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Jonathon Weil had a great article on Bloomberg regarding the recent quarterly reports at Wells Fargo.  Weil did some excellent sleuthing and found even more holes in the balance sheet than I noticed:

Wells’s earnings may have gotten a boost from an accounting maneuver, since banned, that it used last year as part of its $12.5 billion purchase of Wachovia Corp. Specifically, Wells carried over a $7.5 billion loan-loss allowance from Wachovia’s balance sheet onto its own books

Look at Wells’s Dec. 31 balance sheet, and you’ll see a $109.8 billion line item called “other assets.” What’s in that number? For that breakdown, you need to go to a footnote in Wells’s financial statements. And here’s where it gets comical.

The footnote says the largest component was a $44.2 billion bucket that Wells labeled as “other.” Yes, that’s right: The biggest portion of “other assets” was “other.” And what did this include? The disclosure didn’t say. Neither would Bernard.

Talk about a black box. That $44.2 billion is more than Wells’s tangible common equity, even using the bank’s dodgy number. And we don’t have a clue what’s in there.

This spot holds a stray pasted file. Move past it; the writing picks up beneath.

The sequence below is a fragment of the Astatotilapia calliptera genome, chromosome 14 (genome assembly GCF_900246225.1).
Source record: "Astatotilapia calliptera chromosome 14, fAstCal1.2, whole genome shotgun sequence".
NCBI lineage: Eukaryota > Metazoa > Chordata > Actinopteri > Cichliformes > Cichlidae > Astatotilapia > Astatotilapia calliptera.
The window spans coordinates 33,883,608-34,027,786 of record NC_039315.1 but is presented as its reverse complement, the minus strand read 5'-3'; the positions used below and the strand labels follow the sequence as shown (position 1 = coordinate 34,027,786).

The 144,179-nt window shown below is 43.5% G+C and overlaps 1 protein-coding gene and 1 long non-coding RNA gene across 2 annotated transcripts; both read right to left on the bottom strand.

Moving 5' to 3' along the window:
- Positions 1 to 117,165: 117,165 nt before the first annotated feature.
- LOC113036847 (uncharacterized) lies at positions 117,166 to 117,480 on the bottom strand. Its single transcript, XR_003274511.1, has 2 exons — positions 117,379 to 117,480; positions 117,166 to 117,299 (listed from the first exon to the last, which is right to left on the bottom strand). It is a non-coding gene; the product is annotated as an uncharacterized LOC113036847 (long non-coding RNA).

How quickly investors forget. One week before Wells’s earnings news, the FASB caved to pressure by the banking industry and passed new rules that let companies ignore large, long-term losses on the debt securities they own when reporting net income.

Wells didn’t say what its first-quarter earnings would have been without the rule change, which companies can apply to their latest quarterly results. As of Dec. 31, though, Wells had $12.2 billion of gross losses on securities held for sale that weren’t included in earnings. Of those, $4.2 billion were on securities that had been worth less than their cost for more than a year.

The bottom line: Net income isn’t necessarily income. And it means nothing without complete financial statements.

Investors should have learned this lesson by now.

Citi and GE report tomorrow.  We should see more of the same old same old.  “Better than expected” earnings and more chatter about a market “bottom”.  The beat goes on.  The government controls this market.  And while fighting the Fed hasn’t necessarily been a bad move during this bear market its quite certain that you can’t fight the entire U.S. government….

  1. alex

    Well this is to be expected. What about JPM today? Less earnings but a higher profit? Maybe because they are able to pretend there are no write downs…

  2. Cullen Roche

    The real problem with JPM’s figures wasn’t the accounting change, but the sustainability of their earnings. Like Goldman, they had huge jumps in fixed income trading and I Banking. The government thinks the banks can earn their way out of this crisis. Japan’s banks thought the same thing….

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